How about “He was gay? But He really seemed like a man”

    You would think 5 and 7 wouldn’t exist since they come from gays,but it is interesting that you noted micro-aggression can come from your own demographic

    • Kasule | January 31st, 2014

      Yeah, similar to that, I’ve heard:

      “Wow Rock Hudson was gay! And he was the most masculine guy in Hollywood when I was growing up!”

  3. RolandG
    rolandgarros28 | December 23rd, 2013

    @Ocky, it’s funny you mentioned the one about lifting weights to counter the effects of AIDS. I remember watching a documentary about gay men and AIDS and the narrator implied that gay men starting lifting weights obsessively in the 80s during the AIDS epidemic and his theory was only skinny gay men were perceived to possibly have AIDS and not the buff ones. My theory, albeit not scientific, is the definition of male attractiveness changed during this same time. If you watch old porn from the seventies, the men could all use a biscuit with syrup. But with the advent of VCR, porn became much more prevalent and the men were definitely more muscular. I think a lot of gay men starting lifting weights not for health reasons but for pure vanity. But I wonder if what you heard in the gym stems from the beliefs in this documentary I can’t name. Maybe it was true way back when.

  4. klothesmindedsince78 | December 24th, 2013

    Haven’t had much micro aggression as it relates to sexuality, but I have had MUCH micro-aggression since losing weight…I get things like

    “I guess now you can walk around in public like a normal person…that’s great” – My Doctor (My Response: “As opposed to waddling around like Happy Feet? Yeah, it’s GRRREAT!”)

    “So now, I guess you’re out looking for a girlfriend huh?” – A 70 yr. old colleague of mine (My Response: “Nah, just waiting on you to swing it my way…shawty”)

    • Ocky Williams | December 24th, 2013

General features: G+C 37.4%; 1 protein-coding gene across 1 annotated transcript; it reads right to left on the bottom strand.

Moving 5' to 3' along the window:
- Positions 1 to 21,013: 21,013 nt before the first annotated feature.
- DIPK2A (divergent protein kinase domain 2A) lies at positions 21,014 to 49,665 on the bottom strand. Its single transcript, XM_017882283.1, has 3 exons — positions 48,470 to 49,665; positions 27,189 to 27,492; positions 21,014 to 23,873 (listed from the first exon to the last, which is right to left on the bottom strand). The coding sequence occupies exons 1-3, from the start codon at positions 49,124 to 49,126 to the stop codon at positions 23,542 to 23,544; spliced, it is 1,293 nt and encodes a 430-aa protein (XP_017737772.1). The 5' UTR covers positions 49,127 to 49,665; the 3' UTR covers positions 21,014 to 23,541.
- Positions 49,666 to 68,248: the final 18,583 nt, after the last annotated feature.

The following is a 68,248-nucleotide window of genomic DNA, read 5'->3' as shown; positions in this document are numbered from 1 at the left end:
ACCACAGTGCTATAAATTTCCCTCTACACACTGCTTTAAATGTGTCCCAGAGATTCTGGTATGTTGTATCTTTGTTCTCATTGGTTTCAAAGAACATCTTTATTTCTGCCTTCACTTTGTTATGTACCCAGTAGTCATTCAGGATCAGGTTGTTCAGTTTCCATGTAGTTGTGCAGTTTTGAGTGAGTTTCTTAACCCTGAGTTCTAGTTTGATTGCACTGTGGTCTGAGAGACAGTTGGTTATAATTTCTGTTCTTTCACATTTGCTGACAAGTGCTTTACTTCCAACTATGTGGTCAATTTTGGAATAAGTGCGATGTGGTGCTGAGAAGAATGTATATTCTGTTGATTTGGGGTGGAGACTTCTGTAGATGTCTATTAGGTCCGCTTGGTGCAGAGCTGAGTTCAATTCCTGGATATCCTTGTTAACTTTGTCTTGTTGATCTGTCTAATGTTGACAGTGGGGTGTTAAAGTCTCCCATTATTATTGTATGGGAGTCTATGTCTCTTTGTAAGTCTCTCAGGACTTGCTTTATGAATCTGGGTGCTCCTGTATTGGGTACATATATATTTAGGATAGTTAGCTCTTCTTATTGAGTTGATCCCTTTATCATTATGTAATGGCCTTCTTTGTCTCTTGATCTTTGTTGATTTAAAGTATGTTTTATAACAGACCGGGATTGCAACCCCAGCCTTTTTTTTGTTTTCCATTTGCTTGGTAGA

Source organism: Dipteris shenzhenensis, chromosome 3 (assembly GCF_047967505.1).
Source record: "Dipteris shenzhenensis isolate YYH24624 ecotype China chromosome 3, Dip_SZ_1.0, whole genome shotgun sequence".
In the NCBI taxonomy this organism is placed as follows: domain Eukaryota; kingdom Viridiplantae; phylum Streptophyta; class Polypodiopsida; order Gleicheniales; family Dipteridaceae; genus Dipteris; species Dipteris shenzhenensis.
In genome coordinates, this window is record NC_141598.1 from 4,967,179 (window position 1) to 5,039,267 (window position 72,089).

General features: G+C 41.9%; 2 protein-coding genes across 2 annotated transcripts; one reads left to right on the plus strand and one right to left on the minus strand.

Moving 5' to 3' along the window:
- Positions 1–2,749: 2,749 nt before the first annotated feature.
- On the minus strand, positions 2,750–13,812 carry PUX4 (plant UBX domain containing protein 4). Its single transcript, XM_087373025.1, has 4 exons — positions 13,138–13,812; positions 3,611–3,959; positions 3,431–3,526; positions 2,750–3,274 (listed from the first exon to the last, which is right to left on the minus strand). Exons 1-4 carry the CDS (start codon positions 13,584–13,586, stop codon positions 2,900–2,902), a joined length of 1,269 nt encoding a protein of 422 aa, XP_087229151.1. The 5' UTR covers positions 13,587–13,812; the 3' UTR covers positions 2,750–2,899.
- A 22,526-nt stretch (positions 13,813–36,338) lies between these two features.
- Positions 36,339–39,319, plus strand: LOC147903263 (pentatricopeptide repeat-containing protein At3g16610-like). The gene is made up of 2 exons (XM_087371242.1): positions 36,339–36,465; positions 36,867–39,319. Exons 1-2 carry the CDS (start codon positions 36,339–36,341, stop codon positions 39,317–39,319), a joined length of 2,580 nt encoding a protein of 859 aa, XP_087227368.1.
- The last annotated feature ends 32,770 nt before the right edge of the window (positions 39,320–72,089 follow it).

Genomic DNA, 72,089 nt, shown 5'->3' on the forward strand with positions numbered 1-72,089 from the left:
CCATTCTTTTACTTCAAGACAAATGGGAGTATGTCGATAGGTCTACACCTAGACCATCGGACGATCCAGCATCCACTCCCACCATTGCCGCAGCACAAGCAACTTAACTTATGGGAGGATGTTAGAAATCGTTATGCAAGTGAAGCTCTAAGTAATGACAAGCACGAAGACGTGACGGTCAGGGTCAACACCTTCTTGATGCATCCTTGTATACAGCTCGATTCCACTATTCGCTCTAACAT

Interesting. I remember in my heavier days being told “yes you’re fat but at least you have a cute face”.

    • Cyrus-Brooks
      Cyrus Brooks | December 24th, 2013

      Bruh people are always gonna hate or try to discourage you when you when you do something for yourself like loose weight. I started back going to the gym 3 months ago after being inactive for 8 years. I’ve gotten negative comments and discouragement from people. I just ignore it. I haven’t felt this healthy since I’ve been in my 20s.

      • Ocky Williams | December 24th, 2013

        Good for you man…that is great info to hear and encouraging.

  5. Cyrus-Brooks
    Cyrus Brooks | December 24th, 2013

    I’ve had many of these micro aggressions directed at me or spoken in my presence. One micro aggression spoken in my presence I never forgot was when I was in the military I overheard two white coworkers say “black guys can tell when another black guy is gay”. Referring to one of my black coworkers rumored to be gay. Little jabs like that have made me very resentful. Which why most of the time I’m an a*****e to most people I come into contact with until they prove themselves worthy of my respect.

    • ControlledXaos
      Black Pegasus | December 24th, 2013

      @CyrusBrooks – I can relate totally to the built up resentment towards heterosexuals. I’ve also been within ear shot of such jabs. I make sure to give a disapproving grimace or simply walk away. This anger towards their hypercritical existence has earned me the destination of someone not to be fucked with. I fear somebody’s gonna get hurt. lol

      • Cyrus-Brooks
        Cyrus Brooks | December 24th, 2013